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Table of Contents

Administration Guide

Configuring address mappings

Address mappings are bidirectional, one-to-one or many-to-many mappings. They can be useful when:

  • you want to hide a protected domain’s true email addresses from recipients
  • a mail domain’s domain name is not globally DNS-resolvable, and you want to replace the domain name with one that is
  • you want to rewrite email addresses

Like aliases, address mappings translate email addresses.

Unlike aliases:

  • Mappings cannot translate one email address into many.
  • Mappings cannot translate an email address into one that belongs to an unprotected domain (this restriction applies to locally defined address mappings only; it is not enforced for mappings defined on an LDAP server).
  • Mappings are applied bidirectionally, when an email is outgoing as well as when it is incoming to the protected domain.
  • Mappings may affect both sender and recipient email addresses, and may affect those email addresses in both the message envelope and the message header, depending on the match condition.

The following table illustrates the sequence in which parts of each email are compared with address mappings for a match, and which locations’ email addresses are translated if a match is found.

Note

Both RCPT TO: and MAIL FROM: email addresses are always evaluated for a match with an address mapping. If both RCPT TO: and MAIL FROM: contain email addresses that match the mapping, both mapping translations will be performed.

Match evaluation and rewrite behavior for email address mappings

Order of evaluation

Match condition

If yes...

Rewrite to...

1

Does RCPT TO: match an external email address?

Replace RCPT TO:.

Internal email address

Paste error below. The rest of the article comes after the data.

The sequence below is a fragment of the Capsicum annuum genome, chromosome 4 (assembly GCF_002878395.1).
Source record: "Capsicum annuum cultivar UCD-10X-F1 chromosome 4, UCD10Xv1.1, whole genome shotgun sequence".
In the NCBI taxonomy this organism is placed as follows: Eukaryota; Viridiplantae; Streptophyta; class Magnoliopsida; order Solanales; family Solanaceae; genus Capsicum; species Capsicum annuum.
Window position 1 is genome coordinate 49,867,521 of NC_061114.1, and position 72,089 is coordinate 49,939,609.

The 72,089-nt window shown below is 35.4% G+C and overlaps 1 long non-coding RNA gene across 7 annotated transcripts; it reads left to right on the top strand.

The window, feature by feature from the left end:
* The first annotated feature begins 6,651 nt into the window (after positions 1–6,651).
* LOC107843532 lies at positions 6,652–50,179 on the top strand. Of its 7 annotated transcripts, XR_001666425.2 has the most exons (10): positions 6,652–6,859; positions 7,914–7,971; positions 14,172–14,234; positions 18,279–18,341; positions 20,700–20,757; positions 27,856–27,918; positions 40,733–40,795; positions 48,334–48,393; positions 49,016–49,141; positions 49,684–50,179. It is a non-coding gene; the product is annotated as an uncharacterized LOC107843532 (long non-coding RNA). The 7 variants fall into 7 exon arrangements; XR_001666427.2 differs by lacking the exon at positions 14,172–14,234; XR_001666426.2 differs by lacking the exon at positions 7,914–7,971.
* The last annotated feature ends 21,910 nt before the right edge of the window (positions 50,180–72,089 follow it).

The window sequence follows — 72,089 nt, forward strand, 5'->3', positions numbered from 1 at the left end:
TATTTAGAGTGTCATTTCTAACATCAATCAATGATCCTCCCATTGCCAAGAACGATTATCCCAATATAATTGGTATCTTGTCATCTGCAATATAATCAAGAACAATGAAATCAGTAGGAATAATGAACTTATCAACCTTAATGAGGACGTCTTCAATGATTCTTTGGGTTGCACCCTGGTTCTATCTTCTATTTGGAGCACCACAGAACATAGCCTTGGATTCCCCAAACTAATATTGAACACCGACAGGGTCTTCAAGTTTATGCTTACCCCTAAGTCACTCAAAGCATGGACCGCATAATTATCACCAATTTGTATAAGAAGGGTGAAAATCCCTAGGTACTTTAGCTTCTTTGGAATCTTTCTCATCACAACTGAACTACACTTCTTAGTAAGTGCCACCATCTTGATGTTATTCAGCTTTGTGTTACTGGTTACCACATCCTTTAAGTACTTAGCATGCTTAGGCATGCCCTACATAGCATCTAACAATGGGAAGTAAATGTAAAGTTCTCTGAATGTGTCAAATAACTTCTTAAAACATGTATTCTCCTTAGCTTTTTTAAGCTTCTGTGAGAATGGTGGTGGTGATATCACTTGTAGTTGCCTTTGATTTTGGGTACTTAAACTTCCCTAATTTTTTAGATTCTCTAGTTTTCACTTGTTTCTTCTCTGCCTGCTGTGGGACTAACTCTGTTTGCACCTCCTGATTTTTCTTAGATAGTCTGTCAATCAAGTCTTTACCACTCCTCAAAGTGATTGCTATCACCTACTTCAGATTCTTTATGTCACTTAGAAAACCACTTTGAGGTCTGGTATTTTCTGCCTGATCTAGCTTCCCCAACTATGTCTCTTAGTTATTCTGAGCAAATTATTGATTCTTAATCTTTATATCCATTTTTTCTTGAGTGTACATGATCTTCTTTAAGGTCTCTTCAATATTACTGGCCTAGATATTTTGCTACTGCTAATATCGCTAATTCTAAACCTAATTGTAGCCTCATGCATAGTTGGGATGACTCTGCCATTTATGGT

2

Does MAIL FROM: match an internal email address?

For each of the following, if it matches an internal email address, replace it:

  • MAIL FROM:
  • RCPT TO:
  • From:
  • To:
  • Return-Path:
  • Cc:
  • Reply-To:
  • Return-Receipt-To:
  • Resent-From:
  • Resent-Sender:
  • Delivery-Receipt-To:
  • Disposition-Notification-To:

External email address

For example, you could create an address mapping between the internal email address user1@marketing.example.net and the external email address sales@example.com. The following effects would be observable on the simplest case of an outgoing email and an incoming reply:

  • For email from user1@marketing.example.net to other users, user1@marketing.example.net in both the message envelope (MAIL FROM:) and many message headers (From:, Cc:, etc.) would then be replaced with sales@example.com. Recipients would only be aware of the email address sales@example.com.
  • For email to sales@example.com from others, the recipient address in the message envelope (RCPT TO:), but not the message header (To:), would be replaced with user1@marketing.example.net. The recipient user1@marketing.example.net would be aware that the sender had originally sent the email to the mapped address, sales@example.com.

You can alternatively create address mappings by configuring the FortiMail unit to query an LDAP server that contains address mappings. For more information, see Configuring LDAP profiles.

To access this part of the web UI, your administrator account’s access profile must have Read or Read-Write permission to the Others category.

For details, see About administrator account permissions and domains.

To view and configure an address map list
  1. Go to Domain & User > Address Map > Address Map.
  2. GUI item

    Description

    Domain

    Select the name of a protected domain to view address maps whose internal email address belongs to that protected domain.

    You can see only the domains that are permitted by your administrator profile.

    Internal Email Address

    Displays either an email address, such as user1@admissions.example.edu, or an email address pattern, such as *@example.com, that exists in a protected domain.

    External Email Address